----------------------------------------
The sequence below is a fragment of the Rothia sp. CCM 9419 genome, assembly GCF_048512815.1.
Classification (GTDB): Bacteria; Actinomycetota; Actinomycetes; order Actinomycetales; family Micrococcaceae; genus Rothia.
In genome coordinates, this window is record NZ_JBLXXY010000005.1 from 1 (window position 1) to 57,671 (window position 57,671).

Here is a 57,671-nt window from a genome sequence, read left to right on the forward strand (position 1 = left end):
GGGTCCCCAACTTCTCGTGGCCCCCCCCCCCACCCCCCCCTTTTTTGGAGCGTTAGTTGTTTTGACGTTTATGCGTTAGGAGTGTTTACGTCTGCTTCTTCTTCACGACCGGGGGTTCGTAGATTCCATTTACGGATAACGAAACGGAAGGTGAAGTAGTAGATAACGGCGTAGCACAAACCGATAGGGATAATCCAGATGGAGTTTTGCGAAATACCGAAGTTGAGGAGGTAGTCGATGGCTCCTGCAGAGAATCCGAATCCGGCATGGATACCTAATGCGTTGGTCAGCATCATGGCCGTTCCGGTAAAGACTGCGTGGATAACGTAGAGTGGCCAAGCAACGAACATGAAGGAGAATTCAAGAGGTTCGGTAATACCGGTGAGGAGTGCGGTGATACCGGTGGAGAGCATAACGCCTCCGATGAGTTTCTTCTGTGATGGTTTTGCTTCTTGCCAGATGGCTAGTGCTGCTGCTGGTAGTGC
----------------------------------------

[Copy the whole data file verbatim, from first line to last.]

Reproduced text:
The sequence below is a fragment of the Rothia sp. CCM 9419 genome, assembly GCF_048512815.1.
Classification (GTDB): Bacteria; Actinomycetota; Actinomycetes; order Actinomycetales; family Micrococcaceae; genus Rothia.
In genome coordinates, this window is record NZ_JBLXXY010000005.1 from 1 (window position 1) to 57,671 (window position 57,671).

Here is a 57,671-nt window from a genome sequence, read left to right on the forward strand (position 1 = left end):
GGGTCCCCAACTTCTCGTGGCCCCCCCCCCCACCCCCCCCTTTTTTGGAGCGTTAGTTGTTTTGACGTTTATGCGTTAGGAGTGTTTACGTCTGCTTCTTCTTCACGACCGGGGGTTCGTAGATTCCATTTACGGATAACGAAACGGAAGGTGAAGTAGTAGATAACGGCGTAGCACAAACCGATAGGGATAATCCAGATGGAGTTTTGCGAAATACCGAAGTTGAGGAGGTAGTCGATGGCTCCTGCAGAGAATCCGAATCCGGCATGGATACCTAATGCGTTGGTCAGCATCATGGCCGTTCCGGTAAAGACTGCGTGGATAACGTAGAGTGGCCAAGCAACGAACATGAAGGAGAATTCAAGAGGTTCGGTAATACCGGTGAGGAGTGCGGTGATACCGGTGGAGAGCATAACGCCTCCGATGAGTTTCTTCTGTGATGGTTTTGCTTCTTGCCAGATGGCTAGTGCTGCTGCTGGTAGTGC